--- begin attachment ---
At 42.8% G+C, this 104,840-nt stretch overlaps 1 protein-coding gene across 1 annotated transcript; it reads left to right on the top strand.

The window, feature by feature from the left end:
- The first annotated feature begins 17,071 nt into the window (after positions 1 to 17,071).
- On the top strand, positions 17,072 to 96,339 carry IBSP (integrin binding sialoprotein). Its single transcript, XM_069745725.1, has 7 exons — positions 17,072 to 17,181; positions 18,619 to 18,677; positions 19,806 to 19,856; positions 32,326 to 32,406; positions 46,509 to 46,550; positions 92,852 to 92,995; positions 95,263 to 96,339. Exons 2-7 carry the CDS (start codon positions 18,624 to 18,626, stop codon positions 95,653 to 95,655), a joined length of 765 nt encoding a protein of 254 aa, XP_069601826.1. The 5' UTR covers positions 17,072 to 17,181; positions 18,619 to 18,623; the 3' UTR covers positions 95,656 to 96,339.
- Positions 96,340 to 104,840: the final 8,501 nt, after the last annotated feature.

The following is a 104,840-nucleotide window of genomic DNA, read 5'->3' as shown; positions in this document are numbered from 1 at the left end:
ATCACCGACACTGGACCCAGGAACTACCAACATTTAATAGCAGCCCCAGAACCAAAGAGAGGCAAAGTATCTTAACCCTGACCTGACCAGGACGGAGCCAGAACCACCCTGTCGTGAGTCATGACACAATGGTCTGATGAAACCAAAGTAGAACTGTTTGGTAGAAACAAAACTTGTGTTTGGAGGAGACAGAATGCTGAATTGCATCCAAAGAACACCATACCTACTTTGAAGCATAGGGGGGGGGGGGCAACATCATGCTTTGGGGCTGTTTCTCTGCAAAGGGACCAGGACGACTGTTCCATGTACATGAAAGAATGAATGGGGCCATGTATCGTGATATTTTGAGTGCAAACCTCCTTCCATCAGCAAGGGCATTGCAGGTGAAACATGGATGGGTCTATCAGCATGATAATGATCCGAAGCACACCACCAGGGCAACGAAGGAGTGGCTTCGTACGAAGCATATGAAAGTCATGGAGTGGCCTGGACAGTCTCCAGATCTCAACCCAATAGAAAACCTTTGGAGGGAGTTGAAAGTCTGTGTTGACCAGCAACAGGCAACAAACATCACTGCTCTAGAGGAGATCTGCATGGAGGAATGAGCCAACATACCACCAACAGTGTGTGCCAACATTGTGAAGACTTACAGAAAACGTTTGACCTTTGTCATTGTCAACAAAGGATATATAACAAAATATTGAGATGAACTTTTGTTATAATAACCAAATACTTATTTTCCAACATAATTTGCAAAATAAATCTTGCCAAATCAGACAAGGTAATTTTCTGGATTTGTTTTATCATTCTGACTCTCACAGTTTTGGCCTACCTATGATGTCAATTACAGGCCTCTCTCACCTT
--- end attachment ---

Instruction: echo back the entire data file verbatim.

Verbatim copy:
At 42.8% G+C, this 104,840-nt stretch overlaps 1 protein-coding gene across 1 annotated transcript; it reads left to right on the top strand.

The window, feature by feature from the left end:
- The first annotated feature begins 17,071 nt into the window (after positions 1 to 17,071).
- On the top strand, positions 17,072 to 96,339 carry IBSP (integrin binding sialoprotein). Its single transcript, XM_069745725.1, has 7 exons — positions 17,072 to 17,181; positions 18,619 to 18,677; positions 19,806 to 19,856; positions 32,326 to 32,406; positions 46,509 to 46,550; positions 92,852 to 92,995; positions 95,263 to 96,339. Exons 2-7 carry the CDS (start codon positions 18,624 to 18,626, stop codon positions 95,653 to 95,655), a joined length of 765 nt encoding a protein of 254 aa, XP_069601826.1. The 5' UTR covers positions 17,072 to 17,181; positions 18,619 to 18,623; the 3' UTR covers positions 95,656 to 96,339.
- Positions 96,340 to 104,840: the final 8,501 nt, after the last annotated feature.

The following is a 104,840-nucleotide window of genomic DNA, read 5'->3' as shown; positions in this document are numbered from 1 at the left end:
ATCACCGACACTGGACCCAGGAACTACCAACATTTAATAGCAGCCCCAGAACCAAAGAGAGGCAAAGTATCTTAACCCTGACCTGACCAGGACGGAGCCAGAACCACCCTGTCGTGAGTCATGACACAATGGTCTGATGAAACCAAAGTAGAACTGTTTGGTAGAAACAAAACTTGTGTTTGGAGGAGACAGAATGCTGAATTGCATCCAAAGAACACCATACCTACTTTGAAGCATAGGGGGGGGGGGGCAACATCATGCTTTGGGGCTGTTTCTCTGCAAAGGGACCAGGACGACTGTTCCATGTACATGAAAGAATGAATGGGGCCATGTATCGTGATATTTTGAGTGCAAACCTCCTTCCATCAGCAAGGGCATTGCAGGTGAAACATGGATGGGTCTATCAGCATGATAATGATCCGAAGCACACCACCAGGGCAACGAAGGAGTGGCTTCGTACGAAGCATATGAAAGTCATGGAGTGGCCTGGACAGTCTCCAGATCTCAACCCAATAGAAAACCTTTGGAGGGAGTTGAAAGTCTGTGTTGACCAGCAACAGGCAACAAACATCACTGCTCTAGAGGAGATCTGCATGGAGGAATGAGCCAACATACCACCAACAGTGTGTGCCAACATTGTGAAGACTTACAGAAAACGTTTGACCTTTGTCATTGTCAACAAAGGATATATAACAAAATATTGAGATGAACTTTTGTTATAATAACCAAATACTTATTTTCCAACATAATTTGCAAAATAAATCTTGCCAAATCAGACAAGGTAATTTTCTGGATTTGTTTTATCATTCTGACTCTCACAGTTTTGGCCTACCTATGATGTCAATTACAGGCCTCTCTCACCTT